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As printing on paper is a rapidly vanishing action, should online processes assume that the user has access to a printer?

As in 'Print QR code and take to collection point' - which I saw recently.

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  • 1
    A better experience would be "Send to phone" than "Print". The current assumption is users can Print to PDF.
    – Pankan
    Jul 19, 2020 at 9:12
  • Yes the option to have the 'page' sent as an attachment in an email would be useful (online docs being dependent on being able to get a mobile signal when you want the document).
    – PhillipW
    Jul 23, 2020 at 7:10

3 Answers 3

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Google recently stated that more people are using the internet on mobile now than desktop devices. Therefore, it's likely more people do NOT have immediate access to a printer--though that does not mean no access.

That said, one can never assume anything on the internet including the possibility that I might be a dog.

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  • So if the information can be saved and redisplayed on the phones screen later. What's the hard copy for ? ( most of the time).
    – PhillipW
    Jul 19, 2020 at 19:24
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I believe insight for printing should arrive from the user study and identifying the user need. You could also research on the context of the user.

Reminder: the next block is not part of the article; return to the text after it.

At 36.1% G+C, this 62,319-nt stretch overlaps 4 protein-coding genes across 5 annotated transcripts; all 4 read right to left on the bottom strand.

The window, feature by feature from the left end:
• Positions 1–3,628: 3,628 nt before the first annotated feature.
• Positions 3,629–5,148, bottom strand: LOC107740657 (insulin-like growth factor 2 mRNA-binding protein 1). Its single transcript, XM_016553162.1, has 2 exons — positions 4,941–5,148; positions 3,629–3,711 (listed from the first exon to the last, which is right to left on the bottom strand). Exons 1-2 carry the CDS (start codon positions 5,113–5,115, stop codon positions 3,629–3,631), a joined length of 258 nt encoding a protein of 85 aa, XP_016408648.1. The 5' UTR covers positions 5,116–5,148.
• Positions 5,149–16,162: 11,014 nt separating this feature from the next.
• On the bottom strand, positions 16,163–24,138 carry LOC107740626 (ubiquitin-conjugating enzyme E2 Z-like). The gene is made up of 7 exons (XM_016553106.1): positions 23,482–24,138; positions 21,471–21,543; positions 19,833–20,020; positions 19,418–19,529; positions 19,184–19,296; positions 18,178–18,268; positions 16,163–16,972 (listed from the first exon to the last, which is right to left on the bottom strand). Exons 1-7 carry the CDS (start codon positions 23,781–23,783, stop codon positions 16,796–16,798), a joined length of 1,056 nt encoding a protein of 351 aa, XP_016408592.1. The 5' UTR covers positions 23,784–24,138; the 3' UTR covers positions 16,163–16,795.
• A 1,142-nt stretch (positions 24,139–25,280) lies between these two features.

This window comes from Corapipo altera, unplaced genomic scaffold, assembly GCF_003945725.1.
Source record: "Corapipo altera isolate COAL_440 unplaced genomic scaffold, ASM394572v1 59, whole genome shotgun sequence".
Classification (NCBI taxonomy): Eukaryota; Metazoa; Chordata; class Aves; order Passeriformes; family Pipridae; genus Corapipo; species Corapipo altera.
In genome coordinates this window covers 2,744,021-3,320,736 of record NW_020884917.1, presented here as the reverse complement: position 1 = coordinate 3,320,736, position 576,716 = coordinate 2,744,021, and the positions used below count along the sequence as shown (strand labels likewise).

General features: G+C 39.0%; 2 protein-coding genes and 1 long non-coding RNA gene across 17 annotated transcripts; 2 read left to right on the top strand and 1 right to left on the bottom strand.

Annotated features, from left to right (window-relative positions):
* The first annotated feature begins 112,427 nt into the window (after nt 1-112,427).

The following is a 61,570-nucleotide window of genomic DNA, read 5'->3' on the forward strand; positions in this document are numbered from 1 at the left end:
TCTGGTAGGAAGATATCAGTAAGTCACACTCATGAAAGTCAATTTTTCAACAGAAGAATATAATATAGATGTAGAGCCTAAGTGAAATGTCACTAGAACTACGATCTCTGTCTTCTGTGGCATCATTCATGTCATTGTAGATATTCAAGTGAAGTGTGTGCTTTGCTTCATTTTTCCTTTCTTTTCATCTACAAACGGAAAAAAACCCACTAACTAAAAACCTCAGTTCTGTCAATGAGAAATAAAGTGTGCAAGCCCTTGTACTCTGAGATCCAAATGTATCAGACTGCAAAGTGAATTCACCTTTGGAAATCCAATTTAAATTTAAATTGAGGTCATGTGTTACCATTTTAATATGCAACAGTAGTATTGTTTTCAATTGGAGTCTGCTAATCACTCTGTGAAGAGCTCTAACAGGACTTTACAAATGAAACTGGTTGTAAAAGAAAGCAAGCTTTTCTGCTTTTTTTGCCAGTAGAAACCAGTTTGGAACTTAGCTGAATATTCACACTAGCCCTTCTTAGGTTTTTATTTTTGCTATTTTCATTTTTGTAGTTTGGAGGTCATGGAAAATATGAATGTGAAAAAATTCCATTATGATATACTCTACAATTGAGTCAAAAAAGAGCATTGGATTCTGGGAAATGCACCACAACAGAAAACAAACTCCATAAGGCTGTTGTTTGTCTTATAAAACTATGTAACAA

If you have sufficient evidence, your user needs to take output of some artefact, then you could brainstorm whether it could be download to PDF or save as image or print.

Ultimately, I suggest we do not assume, but base our features on user research.

Thanks, Sujit

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No.

At first I thought you might assume there is a printer if the process is specifically for owners of a (working) printer. But then I realized that the user of your process/website is not necessarily the person who wants to print. So that's a no.

@Sujit suggested user research. You should definitely do that. But: just because the users in your research might all have printers, it doesn't mean all your potential users might have them. So that's also a no.

You should ask your boss if you can afford to miss even one user because of a missing printer. The answer will most likely be no.

If your process is for a public institution. That's definitely a no. You legally can't exclude anyone from your process. While your whole page might be accessible for blind users, the printed document will not. So no again.

What about competition. The ease of use is very important. If your compete for example with UPS or FedEx you can not afford to have a more complex process. Sometimes users might not have an other option than to use your process. Like online shopping returns. The shop decides how you return the product. If the user is forced to use your process she might hate it. She will hate your process, your product, your company and the shop that works with your company. Definitely a no.

It is always extra work to print, even if you have access to a printer. Just spare them this work.

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